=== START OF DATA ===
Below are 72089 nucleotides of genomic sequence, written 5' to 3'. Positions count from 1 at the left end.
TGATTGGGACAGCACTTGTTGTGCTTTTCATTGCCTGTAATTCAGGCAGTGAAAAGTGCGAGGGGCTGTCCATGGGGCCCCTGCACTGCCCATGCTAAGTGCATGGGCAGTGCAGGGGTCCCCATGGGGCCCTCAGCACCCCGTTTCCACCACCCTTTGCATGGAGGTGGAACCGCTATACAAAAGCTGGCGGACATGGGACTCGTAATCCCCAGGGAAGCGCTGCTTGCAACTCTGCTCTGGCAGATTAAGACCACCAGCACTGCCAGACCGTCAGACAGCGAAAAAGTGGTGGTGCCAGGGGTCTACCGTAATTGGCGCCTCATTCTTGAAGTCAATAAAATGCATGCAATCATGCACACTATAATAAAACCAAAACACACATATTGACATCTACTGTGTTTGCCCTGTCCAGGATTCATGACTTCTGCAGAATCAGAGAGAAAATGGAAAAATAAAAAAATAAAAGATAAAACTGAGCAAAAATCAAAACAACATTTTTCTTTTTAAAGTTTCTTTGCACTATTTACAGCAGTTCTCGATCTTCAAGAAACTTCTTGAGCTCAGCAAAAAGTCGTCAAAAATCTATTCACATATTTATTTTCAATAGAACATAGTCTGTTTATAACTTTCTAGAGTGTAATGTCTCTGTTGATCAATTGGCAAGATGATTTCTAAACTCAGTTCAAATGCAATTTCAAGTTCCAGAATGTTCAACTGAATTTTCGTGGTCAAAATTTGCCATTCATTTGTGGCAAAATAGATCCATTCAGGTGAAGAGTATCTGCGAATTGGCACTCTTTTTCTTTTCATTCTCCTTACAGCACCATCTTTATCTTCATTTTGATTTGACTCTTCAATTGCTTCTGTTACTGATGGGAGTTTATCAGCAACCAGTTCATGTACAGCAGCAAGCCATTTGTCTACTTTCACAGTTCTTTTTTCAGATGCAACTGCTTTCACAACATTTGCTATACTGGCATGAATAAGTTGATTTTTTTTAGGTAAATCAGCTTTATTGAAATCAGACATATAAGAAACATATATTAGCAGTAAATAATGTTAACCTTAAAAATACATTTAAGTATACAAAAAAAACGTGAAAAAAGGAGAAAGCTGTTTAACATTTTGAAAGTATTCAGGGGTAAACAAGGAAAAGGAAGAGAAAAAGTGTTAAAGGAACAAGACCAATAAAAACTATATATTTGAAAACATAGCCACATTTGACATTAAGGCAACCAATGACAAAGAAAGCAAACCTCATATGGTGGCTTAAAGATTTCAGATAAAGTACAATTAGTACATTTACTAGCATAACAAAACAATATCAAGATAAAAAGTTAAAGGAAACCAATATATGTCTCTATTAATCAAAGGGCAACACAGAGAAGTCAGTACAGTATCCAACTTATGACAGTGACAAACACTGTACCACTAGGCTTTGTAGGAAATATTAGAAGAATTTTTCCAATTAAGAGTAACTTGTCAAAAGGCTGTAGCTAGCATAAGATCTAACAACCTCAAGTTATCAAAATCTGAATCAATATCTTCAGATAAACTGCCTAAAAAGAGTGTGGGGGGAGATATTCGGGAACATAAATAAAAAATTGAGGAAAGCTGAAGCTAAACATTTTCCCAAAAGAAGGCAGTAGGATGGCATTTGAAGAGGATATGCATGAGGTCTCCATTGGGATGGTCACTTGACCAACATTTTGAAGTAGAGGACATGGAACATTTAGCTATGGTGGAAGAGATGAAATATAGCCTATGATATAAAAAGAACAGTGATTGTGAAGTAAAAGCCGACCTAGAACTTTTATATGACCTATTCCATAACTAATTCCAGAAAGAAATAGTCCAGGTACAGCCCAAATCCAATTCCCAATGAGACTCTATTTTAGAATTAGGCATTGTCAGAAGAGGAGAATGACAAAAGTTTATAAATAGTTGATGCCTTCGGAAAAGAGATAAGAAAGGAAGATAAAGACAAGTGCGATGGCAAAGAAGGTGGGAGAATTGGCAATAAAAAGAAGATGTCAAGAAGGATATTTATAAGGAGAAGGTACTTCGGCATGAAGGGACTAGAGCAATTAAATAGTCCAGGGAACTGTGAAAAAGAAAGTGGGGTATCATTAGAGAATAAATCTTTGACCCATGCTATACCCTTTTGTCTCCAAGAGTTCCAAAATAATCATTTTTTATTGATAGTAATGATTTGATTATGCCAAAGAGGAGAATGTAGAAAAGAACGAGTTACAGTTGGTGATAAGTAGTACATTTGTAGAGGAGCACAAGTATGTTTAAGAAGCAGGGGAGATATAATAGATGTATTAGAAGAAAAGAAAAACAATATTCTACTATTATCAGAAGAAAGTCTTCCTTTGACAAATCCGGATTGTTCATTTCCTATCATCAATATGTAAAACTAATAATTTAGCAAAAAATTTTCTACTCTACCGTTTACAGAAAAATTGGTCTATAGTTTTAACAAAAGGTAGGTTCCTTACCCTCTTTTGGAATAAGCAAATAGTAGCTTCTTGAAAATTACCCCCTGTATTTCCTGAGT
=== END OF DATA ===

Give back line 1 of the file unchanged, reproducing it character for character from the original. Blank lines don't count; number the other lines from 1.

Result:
Below are 72089 nucleotides of genomic sequence, written 5' to 3'. Positions count from 1 at the left end.